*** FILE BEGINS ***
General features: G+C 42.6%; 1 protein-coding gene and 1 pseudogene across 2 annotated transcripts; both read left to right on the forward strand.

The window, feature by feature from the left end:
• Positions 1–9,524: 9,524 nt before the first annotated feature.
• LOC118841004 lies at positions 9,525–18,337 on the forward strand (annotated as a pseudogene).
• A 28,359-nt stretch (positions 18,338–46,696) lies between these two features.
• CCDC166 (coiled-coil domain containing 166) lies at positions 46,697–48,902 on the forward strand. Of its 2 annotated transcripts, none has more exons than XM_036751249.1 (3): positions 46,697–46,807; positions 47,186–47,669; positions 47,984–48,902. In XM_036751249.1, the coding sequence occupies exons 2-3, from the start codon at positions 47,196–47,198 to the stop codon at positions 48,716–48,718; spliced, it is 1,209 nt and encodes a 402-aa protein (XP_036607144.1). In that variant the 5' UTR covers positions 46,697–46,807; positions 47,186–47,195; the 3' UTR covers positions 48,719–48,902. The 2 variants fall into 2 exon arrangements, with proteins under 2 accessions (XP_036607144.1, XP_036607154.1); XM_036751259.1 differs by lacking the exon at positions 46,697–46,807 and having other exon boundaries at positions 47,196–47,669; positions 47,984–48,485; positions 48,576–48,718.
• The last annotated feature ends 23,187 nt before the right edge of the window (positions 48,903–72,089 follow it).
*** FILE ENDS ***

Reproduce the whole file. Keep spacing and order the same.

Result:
General features: G+C 42.6%; 1 protein-coding gene and 1 pseudogene across 2 annotated transcripts; both read left to right on the forward strand.

The window, feature by feature from the left end:
• Positions 1–9,524: 9,524 nt before the first annotated feature.
• LOC118841004 lies at positions 9,525–18,337 on the forward strand (annotated as a pseudogene).
• A 28,359-nt stretch (positions 18,338–46,696) lies between these two features.
• CCDC166 (coiled-coil domain containing 166) lies at positions 46,697–48,902 on the forward strand. Of its 2 annotated transcripts, none has more exons than XM_036751249.1 (3): positions 46,697–46,807; positions 47,186–47,669; positions 47,984–48,902. In XM_036751249.1, the coding sequence occupies exons 2-3, from the start codon at positions 47,196–47,198 to the stop codon at positions 48,716–48,718; spliced, it is 1,209 nt and encodes a 402-aa protein (XP_036607144.1). In that variant the 5' UTR covers positions 46,697–46,807; positions 47,186–47,195; the 3' UTR covers positions 48,719–48,902. The 2 variants fall into 2 exon arrangements, with proteins under 2 accessions (XP_036607144.1, XP_036607154.1); XM_036751259.1 differs by lacking the exon at positions 46,697–46,807 and having other exon boundaries at positions 47,196–47,669; positions 47,984–48,485; positions 48,576–48,718.
• The last annotated feature ends 23,187 nt before the right edge of the window (positions 48,903–72,089 follow it).